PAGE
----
The best way to overcome this kind of incongruence is to start by understanding — and respecting — the conflicting incentive structures of each department and working collaboratively to find common ground. In some instances, it may be necessary to align the CEO on a plan, but a united recommendation between the CMO and CIO has a better of chance of success.

Put Business Needs First, Infrastructure Second – While it seems intuitive, companies often mistakenly focus first on creating the infrastructure, and then focus on figuring out what to do with the data afterwards. David Norton, the prior CMO of Caesars Entertainment, suggests that “data infrastructure should follow an understanding of the business questions. For example, something as simple as deciding how to look at the data — hourly, daily, weekly — can influence how you organize the data.” If the CMO works with the CIO to outline the data that they need to understand customers, the CIO can better ensure that the data infrastructure will be aligned with ultimate business needs.

Understand the Customer Holistically – Data can spring from a number of places: loyalty cards, purchases, social media behavior, website analytics, surveys, etc. And new technology can integrate these disparate sources of customer-related information. But this is a barrier for most companies.

“The challenge that we find with most of our clients is that they do not have the internal capability or bandwidth to focus on integrating customer data to generate superior insight. Yet, this assimilated perspective is precisely what is necessary to move ahead of the competitor’s level of customer understanding.” ~~Dr. R. Sukumar, CEO of a fact-based research and consulting firm

Even when firms effectively get a holistic customer view, they often lack the staff or bandwidth to act on it quickly. This is why they frequently turn to external partners to help fill the skill gaps needed to integrate, analyze, and use insight to drive business results. These external partners typically have the technology and expertise needed to successfully generate and leverage in-depth customer data.

Apply Tools that Everyone Can Use – Historically, data analysis and customer research has been reserved for only a few skilled employees (typically in marketing research) who can navigate technically sophisticated systems. But now emerging are technology-enabled reporting portals that enable multiple users in marketing — even the tech novices — to analyze customer research themselves. For example Dr. Sukumar’s company, Optimal Strategix, is one of many that has developed such a universal tool, and he agrees, “Gone are the days when marketers had to get their information from a PowerPoint presentation that marketing researchers or consultants provided.” The CMO now has the ability to be more hands-on with the customer information that is typically reserved for the CIO’s team.

How comfortable are you at participating in business strategy conversations?

September 6, 2012 1 comment

The job of a CIO is a tough one. Understanding and being able to communicate highly technical concepts in plain business language isn’t easy. We all recognize that strategic planning is probably the most important thing we do. How good are we at it?

The business world today is extremely complex. Increased globalization; heightened merger activity; competition from nontraditional sources; shortened product life cycles; and a tightened regulatory environment are just a few of the items affecting a company’s strategic plan. Information technology can affect all of these things… and more.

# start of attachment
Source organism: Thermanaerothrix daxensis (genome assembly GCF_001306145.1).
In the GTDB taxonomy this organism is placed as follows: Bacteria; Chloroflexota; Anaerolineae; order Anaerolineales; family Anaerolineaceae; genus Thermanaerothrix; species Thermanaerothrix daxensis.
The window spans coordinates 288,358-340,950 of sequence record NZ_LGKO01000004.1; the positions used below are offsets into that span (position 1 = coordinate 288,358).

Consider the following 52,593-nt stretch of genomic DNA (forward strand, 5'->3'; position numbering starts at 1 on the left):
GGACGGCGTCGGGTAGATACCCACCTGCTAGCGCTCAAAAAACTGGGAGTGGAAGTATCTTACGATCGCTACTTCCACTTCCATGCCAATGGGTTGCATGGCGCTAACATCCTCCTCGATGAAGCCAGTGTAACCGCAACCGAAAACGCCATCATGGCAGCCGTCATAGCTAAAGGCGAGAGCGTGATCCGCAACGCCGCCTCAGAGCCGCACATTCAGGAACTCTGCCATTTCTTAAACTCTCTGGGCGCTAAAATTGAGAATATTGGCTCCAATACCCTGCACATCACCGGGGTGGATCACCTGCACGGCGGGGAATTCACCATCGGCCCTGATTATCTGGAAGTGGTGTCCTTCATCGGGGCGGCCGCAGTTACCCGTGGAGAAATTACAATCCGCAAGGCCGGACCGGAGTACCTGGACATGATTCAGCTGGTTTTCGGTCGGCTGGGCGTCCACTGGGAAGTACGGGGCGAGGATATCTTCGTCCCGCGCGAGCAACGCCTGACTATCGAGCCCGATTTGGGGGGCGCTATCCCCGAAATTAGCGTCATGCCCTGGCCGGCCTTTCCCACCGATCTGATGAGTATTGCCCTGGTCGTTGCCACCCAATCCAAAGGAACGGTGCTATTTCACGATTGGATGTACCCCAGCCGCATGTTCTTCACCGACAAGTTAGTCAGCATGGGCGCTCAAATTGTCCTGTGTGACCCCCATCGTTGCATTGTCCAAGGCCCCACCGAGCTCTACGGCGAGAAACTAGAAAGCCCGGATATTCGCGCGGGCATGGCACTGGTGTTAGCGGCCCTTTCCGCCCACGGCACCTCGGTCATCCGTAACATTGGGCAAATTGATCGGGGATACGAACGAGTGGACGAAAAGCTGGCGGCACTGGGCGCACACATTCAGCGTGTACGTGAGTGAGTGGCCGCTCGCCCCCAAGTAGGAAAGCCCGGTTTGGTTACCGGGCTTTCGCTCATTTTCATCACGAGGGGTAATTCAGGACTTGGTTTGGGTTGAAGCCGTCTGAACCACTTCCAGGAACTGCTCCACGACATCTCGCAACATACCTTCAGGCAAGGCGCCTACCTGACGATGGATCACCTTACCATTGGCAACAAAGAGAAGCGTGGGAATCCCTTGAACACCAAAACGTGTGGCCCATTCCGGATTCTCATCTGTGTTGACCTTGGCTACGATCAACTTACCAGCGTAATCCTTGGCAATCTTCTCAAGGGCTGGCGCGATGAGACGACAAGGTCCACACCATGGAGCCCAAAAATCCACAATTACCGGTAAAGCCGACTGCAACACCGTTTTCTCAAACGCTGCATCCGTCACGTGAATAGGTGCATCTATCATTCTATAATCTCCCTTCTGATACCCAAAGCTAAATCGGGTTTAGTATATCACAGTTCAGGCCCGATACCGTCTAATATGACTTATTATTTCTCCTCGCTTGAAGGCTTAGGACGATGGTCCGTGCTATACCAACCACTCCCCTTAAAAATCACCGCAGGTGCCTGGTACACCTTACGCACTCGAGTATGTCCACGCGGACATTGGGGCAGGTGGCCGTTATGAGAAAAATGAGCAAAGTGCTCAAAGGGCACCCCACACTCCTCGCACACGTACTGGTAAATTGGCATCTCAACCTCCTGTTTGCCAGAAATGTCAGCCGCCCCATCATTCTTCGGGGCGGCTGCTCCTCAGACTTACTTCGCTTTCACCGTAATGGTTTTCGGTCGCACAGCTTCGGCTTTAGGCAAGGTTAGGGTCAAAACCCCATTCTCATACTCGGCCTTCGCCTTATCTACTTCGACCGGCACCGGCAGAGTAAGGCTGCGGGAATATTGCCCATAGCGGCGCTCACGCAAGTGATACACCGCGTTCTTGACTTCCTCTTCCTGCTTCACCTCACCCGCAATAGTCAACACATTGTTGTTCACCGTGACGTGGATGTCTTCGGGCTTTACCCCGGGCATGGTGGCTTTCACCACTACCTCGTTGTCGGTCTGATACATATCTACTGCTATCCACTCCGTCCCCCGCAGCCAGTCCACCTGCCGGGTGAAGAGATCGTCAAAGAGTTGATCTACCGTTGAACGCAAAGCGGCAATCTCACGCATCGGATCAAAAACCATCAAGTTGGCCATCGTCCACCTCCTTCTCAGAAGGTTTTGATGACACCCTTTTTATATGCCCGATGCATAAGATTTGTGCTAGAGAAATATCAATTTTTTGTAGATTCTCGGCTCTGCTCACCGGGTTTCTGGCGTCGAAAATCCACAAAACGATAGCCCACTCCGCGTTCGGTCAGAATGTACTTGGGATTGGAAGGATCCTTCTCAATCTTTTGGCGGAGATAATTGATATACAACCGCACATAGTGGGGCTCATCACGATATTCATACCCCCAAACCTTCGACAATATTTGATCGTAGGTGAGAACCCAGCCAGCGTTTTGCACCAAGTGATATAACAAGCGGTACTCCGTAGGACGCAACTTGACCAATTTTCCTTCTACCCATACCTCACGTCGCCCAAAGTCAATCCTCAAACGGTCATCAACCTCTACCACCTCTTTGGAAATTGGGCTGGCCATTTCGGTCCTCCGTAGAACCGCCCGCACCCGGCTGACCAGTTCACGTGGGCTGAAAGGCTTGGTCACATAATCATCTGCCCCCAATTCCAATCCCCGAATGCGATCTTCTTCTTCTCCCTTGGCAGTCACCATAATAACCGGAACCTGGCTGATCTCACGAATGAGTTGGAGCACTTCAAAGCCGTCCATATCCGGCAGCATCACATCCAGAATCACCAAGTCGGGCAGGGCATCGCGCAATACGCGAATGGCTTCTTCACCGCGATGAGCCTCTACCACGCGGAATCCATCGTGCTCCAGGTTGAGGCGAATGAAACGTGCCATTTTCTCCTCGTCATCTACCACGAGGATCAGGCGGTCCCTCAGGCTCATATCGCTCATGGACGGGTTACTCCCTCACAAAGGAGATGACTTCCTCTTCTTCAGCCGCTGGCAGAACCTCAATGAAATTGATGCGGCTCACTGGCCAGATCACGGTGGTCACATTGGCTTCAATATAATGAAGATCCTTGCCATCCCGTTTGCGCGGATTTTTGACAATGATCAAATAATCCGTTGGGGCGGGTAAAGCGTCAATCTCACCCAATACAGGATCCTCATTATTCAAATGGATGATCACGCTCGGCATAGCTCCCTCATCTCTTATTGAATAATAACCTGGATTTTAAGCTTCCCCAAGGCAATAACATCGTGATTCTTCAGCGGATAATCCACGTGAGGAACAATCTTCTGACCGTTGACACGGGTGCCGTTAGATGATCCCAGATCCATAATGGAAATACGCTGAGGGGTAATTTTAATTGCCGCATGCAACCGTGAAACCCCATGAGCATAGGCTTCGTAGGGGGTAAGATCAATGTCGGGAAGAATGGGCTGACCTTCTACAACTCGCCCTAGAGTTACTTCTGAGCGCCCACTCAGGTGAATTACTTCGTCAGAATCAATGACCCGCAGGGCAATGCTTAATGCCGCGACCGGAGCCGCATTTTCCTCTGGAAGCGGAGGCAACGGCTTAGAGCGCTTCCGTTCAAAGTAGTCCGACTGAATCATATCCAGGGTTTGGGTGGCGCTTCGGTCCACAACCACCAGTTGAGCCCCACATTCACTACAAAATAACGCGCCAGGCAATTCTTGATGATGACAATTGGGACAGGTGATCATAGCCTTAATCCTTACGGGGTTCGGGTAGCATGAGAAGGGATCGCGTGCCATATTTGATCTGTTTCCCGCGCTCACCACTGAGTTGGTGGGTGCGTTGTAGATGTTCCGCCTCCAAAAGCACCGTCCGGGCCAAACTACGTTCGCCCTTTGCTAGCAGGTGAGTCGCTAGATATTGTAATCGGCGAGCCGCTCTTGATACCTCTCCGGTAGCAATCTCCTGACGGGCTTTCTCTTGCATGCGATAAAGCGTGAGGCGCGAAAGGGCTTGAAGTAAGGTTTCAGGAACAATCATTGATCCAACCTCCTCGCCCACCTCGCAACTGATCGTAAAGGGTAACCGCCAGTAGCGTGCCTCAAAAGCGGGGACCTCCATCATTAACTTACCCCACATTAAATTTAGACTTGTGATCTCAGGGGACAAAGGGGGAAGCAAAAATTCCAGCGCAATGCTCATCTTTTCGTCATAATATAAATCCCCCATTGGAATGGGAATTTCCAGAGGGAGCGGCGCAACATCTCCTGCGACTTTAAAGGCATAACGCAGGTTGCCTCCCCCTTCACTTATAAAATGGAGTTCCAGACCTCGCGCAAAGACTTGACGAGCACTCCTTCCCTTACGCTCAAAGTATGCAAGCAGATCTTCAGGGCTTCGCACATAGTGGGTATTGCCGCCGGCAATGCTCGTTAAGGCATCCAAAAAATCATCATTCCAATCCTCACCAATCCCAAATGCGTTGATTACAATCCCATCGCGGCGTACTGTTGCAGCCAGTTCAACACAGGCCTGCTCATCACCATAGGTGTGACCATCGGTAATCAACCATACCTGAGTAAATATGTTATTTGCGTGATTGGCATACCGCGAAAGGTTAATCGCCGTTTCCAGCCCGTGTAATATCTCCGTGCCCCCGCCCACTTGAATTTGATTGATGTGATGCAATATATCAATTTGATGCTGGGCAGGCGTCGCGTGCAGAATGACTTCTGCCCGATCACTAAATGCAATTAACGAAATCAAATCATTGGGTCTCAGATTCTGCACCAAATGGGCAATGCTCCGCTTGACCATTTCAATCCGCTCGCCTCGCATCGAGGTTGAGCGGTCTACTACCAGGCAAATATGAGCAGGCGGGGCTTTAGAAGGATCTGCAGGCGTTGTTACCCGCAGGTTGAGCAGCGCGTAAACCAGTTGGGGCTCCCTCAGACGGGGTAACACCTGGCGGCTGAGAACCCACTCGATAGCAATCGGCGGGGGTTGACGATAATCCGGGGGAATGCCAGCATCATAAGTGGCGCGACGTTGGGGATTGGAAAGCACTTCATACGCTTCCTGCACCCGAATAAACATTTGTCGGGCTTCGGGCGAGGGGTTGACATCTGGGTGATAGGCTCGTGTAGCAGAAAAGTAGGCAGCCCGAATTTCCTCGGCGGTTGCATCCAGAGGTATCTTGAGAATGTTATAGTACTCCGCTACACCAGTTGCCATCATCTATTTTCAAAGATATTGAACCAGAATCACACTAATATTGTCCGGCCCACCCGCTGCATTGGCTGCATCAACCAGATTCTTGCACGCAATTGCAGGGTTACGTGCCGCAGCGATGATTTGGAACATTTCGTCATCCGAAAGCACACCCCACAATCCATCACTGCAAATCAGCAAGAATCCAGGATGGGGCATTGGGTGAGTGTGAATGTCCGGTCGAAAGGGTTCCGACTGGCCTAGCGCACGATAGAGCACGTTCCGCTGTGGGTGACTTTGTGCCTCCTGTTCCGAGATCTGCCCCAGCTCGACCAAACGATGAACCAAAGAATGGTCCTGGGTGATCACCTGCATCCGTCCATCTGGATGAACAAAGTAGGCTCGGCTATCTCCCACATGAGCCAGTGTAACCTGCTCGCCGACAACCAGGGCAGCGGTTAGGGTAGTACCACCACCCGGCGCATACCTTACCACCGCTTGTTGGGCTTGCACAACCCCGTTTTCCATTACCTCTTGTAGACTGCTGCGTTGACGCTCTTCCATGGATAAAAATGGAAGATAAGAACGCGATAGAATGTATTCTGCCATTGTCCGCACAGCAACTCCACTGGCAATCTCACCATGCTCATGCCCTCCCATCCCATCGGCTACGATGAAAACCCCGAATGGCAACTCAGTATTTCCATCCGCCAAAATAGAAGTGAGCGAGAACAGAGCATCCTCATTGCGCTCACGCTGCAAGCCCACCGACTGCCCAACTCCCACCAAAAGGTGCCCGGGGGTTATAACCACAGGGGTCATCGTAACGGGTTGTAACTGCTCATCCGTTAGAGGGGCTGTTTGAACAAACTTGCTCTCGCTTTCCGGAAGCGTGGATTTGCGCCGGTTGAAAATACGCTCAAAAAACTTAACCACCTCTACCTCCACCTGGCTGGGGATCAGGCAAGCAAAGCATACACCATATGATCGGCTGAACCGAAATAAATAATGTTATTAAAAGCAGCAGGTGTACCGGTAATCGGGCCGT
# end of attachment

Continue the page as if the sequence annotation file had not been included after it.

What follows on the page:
In addition, many companies use technology as the strategic weapon necessary to survive in the fierce competitive environment. It is the job of the CIO to understand all of the aspects of the marketplace in which the company participates to help it effectively use information technology to address these challenges.

How comfortable are you at participating in business strategy conversations? A great question to think seriously about.

Is Information Technology a support area?

August 31, 2012 2 comments

Is Information Technology a support area? The traditional, “keep the lights on” world of technology just won’t cut it anymore. Of course everyone expects their laptop to boot up and connect to the network. No one even thinks about it until it won’t.

Our business partners expect more. They want us to be strategic. They expect us to know their goals, strategies and can capabilities. The want to know how technology can help them generate more revenue.

And so a revolution is under way. We aren’t the guys who “make the trains run on time” department. Or at least, we shouldn’t be.

In today’s world, the technology department cannot just be seen as a support area. It must be seen as a critical part of the business. It’s up to the CIO to drive that point home by positioning himself or herself as a strategic partner—with a distinct set of skills and tools at his or her disposal. Take the time to talk to employees that use technology regularly to really understand how they use it. Listen to business line leaders about what their people want and need to succeed—and explain how new systems can enable them to meet those goals.

via IT Implementation Depends Upon CIOs With Social Skills – The CIO Report – WSJ.

What kind of business technology scorecard do you use?

July 1, 2012 2 comments

I have been working with Nigel Fenwick at Forrester Research to transform my Business Technology focus. He suggest to me that I use a new framework for our balanced scorecard. It made sense so I have transformed our senior management performance standards for this fiscal year.

I highly recommend the approach Nigel is advocating for in his blog. He has some great visuals in it as well.

It’s time to re-think the report card used by CIOs to report on BT performance – tomorrow’s BT CIOs must look beyond the traditional IT Balanced Scorecard (BSC).

I realize this is sacred ground for many people in IT (and some of my colleagues here at Forrester), so let me explain myself before I receive a barrage of complaints. The philosophy behind Business Technology (BT) recognizes technology as integral to every facet of every organization – as such, IT is very much an integral part of the business; we can no longer talk about “business” and “IT” as if referring to two distinct things. I’m suggesting that in the age of BT, we need a new scorecard that better reflects the impact of BT on the business.

via Does BT Need A New Report Card? | Forrester Blogs.

%d bloggers like this: